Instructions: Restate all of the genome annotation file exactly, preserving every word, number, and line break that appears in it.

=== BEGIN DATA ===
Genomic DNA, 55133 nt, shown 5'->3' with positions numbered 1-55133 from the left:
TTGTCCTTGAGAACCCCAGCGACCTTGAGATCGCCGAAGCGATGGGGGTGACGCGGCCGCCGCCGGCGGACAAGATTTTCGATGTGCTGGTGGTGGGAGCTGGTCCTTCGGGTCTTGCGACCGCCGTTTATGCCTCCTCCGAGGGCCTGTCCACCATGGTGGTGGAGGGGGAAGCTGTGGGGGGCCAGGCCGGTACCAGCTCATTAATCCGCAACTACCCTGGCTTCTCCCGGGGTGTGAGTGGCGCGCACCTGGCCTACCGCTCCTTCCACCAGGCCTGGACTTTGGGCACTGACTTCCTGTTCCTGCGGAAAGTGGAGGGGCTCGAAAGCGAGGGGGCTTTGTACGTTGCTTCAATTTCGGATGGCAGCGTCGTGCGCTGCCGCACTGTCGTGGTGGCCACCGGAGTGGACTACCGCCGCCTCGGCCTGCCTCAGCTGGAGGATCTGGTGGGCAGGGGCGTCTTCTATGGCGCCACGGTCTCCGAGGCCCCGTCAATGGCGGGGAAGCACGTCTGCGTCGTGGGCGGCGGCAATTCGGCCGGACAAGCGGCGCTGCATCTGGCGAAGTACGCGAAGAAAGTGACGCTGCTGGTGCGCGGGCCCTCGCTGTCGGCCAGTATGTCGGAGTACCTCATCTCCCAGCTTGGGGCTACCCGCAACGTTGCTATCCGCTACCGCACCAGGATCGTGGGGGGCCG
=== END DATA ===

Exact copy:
Genomic DNA, 55133 nt, shown 5'->3' with positions numbered 1-55133 from the left:
TTGTCCTTGAGAACCCCAGCGACCTTGAGATCGCCGAAGCGATGGGGGTGACGCGGCCGCCGCCGGCGGACAAGATTTTCGATGTGCTGGTGGTGGGAGCTGGTCCTTCGGGTCTTGCGACCGCCGTTTATGCCTCCTCCGAGGGCCTGTCCACCATGGTGGTGGAGGGGGAAGCTGTGGGGGGCCAGGCCGGTACCAGCTCATTAATCCGCAACTACCCTGGCTTCTCCCGGGGTGTGAGTGGCGCGCACCTGGCCTACCGCTCCTTCCACCAGGCCTGGACTTTGGGCACTGACTTCCTGTTCCTGCGGAAAGTGGAGGGGCTCGAAAGCGAGGGGGCTTTGTACGTTGCTTCAATTTCGGATGGCAGCGTCGTGCGCTGCCGCACTGTCGTGGTGGCCACCGGAGTGGACTACCGCCGCCTCGGCCTGCCTCAGCTGGAGGATCTGGTGGGCAGGGGCGTCTTCTATGGCGCCACGGTCTCCGAGGCCCCGTCAATGGCGGGGAAGCACGTCTGCGTCGTGGGCGGCGGCAATTCGGCCGGACAAGCGGCGCTGCATCTGGCGAAGTACGCGAAGAAAGTGACGCTGCTGGTGCGCGGGCCCTCGCTGTCGGCCAGTATGTCGGAGTACCTCATCTCCCAGCTTGGGGCTACCCGCAACGTTGCTATCCGCTACCGCACCAGGATCGTGGGGGGCCG